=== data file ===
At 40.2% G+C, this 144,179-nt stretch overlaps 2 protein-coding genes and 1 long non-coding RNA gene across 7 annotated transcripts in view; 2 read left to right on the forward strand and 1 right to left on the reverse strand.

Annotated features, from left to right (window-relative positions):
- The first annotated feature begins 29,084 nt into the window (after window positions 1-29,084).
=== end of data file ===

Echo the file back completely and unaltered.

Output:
At 40.2% G+C, this 144,179-nt stretch overlaps 2 protein-coding genes and 1 long non-coding RNA gene across 7 annotated transcripts in view; 2 read left to right on the forward strand and 1 right to left on the reverse strand.

Annotated features, from left to right (window-relative positions):
- The first annotated feature begins 29,084 nt into the window (after window positions 1-29,084).